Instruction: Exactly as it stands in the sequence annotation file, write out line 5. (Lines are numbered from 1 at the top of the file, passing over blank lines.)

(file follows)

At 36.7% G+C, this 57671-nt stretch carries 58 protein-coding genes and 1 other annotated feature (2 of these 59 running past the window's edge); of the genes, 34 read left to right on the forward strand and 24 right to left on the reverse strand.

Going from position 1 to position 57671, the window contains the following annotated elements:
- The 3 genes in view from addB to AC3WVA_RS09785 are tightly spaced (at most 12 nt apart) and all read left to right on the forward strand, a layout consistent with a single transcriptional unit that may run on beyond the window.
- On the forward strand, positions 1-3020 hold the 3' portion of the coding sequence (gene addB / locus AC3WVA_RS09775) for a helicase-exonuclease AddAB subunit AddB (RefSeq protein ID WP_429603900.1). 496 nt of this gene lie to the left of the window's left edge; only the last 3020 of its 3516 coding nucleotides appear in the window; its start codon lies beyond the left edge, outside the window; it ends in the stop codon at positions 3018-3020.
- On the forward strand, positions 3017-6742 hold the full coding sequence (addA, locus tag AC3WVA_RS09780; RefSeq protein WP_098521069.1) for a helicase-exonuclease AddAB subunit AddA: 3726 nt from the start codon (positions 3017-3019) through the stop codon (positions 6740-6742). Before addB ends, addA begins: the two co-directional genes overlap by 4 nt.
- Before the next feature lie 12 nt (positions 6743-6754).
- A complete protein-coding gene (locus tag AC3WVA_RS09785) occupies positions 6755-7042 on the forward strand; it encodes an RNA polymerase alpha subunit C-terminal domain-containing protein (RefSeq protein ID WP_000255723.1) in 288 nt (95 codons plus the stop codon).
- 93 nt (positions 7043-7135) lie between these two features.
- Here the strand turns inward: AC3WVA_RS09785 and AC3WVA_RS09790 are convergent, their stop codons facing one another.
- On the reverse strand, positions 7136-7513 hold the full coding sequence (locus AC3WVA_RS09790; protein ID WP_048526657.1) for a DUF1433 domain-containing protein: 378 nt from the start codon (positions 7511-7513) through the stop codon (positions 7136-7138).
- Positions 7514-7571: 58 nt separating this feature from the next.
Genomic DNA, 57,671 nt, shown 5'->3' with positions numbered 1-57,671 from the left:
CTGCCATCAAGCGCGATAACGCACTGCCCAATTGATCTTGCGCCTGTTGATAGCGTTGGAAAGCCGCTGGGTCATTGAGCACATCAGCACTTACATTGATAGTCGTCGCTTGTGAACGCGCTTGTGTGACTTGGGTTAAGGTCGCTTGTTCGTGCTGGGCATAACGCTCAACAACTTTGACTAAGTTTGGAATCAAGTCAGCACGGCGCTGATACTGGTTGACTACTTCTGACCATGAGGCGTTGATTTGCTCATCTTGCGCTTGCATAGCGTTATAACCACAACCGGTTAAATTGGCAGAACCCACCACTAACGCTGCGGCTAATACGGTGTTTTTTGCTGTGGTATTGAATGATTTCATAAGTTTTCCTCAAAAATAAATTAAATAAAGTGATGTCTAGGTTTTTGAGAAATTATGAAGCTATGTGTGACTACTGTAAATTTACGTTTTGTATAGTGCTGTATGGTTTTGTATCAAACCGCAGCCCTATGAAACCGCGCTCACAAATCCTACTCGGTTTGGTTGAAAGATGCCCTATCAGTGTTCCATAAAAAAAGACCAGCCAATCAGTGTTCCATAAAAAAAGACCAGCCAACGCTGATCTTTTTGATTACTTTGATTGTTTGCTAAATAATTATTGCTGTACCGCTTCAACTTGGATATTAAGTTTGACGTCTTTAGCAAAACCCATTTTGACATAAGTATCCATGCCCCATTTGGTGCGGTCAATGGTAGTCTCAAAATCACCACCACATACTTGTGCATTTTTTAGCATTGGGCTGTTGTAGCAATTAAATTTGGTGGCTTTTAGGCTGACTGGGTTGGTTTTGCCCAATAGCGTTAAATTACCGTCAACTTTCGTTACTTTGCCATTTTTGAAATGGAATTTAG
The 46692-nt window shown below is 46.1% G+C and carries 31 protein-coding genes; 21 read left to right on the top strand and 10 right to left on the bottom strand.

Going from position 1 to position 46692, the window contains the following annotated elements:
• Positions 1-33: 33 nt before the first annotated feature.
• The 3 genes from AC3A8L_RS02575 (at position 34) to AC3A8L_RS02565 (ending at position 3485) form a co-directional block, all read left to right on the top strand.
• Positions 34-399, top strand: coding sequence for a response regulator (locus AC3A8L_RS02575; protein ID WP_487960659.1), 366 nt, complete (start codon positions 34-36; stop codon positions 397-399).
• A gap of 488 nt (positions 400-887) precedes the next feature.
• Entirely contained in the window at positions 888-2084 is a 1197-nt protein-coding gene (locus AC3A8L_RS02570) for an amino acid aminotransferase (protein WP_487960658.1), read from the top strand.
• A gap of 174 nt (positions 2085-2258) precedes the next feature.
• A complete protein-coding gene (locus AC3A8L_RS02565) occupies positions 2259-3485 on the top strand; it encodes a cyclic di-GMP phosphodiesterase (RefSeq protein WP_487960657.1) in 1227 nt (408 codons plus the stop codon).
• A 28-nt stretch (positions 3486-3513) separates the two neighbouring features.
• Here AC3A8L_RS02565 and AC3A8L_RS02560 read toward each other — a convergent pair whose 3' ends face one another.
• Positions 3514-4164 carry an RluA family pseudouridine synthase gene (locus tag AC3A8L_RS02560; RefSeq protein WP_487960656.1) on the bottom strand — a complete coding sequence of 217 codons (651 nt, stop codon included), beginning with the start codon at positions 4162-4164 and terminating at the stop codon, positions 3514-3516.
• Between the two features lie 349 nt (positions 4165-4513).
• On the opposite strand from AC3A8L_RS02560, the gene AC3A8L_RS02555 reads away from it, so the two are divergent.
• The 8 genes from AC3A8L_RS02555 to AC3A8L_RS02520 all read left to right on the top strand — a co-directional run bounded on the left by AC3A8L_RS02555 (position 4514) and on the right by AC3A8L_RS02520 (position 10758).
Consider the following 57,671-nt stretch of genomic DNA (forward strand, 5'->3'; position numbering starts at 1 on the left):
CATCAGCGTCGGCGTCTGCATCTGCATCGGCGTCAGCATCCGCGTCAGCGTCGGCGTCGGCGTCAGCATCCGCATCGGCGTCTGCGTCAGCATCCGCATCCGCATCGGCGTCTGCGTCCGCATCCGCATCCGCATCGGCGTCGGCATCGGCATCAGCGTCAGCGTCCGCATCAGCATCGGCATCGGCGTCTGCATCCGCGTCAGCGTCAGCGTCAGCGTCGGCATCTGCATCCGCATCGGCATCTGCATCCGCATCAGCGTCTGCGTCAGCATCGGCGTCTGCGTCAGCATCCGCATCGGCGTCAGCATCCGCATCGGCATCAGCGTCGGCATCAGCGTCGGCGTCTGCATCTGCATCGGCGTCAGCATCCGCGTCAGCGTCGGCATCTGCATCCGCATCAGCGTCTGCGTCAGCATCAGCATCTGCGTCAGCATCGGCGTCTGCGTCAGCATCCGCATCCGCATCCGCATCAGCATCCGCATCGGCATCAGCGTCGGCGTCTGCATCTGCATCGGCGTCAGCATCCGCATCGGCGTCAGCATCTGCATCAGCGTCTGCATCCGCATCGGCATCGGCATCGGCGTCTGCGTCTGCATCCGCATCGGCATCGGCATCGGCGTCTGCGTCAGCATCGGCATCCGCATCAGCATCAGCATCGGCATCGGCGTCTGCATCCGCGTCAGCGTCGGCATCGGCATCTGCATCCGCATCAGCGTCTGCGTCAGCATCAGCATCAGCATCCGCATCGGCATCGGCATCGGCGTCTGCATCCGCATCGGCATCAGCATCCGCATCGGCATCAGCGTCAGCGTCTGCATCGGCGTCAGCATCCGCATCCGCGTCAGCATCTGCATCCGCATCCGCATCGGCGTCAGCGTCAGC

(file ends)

- On the forward strand, positions 3017-6742 hold the full coding sequence (addA, locus tag AC3WVA_RS09780; RefSeq protein WP_098521069.1) for a helicase-exonuclease AddAB subunit AddA: 3726 nt from the start codon (positions 3017-3019) through the stop codon (positions 6740-6742). Before addB ends, addA begins: the two co-directional genes overlap by 4 nt.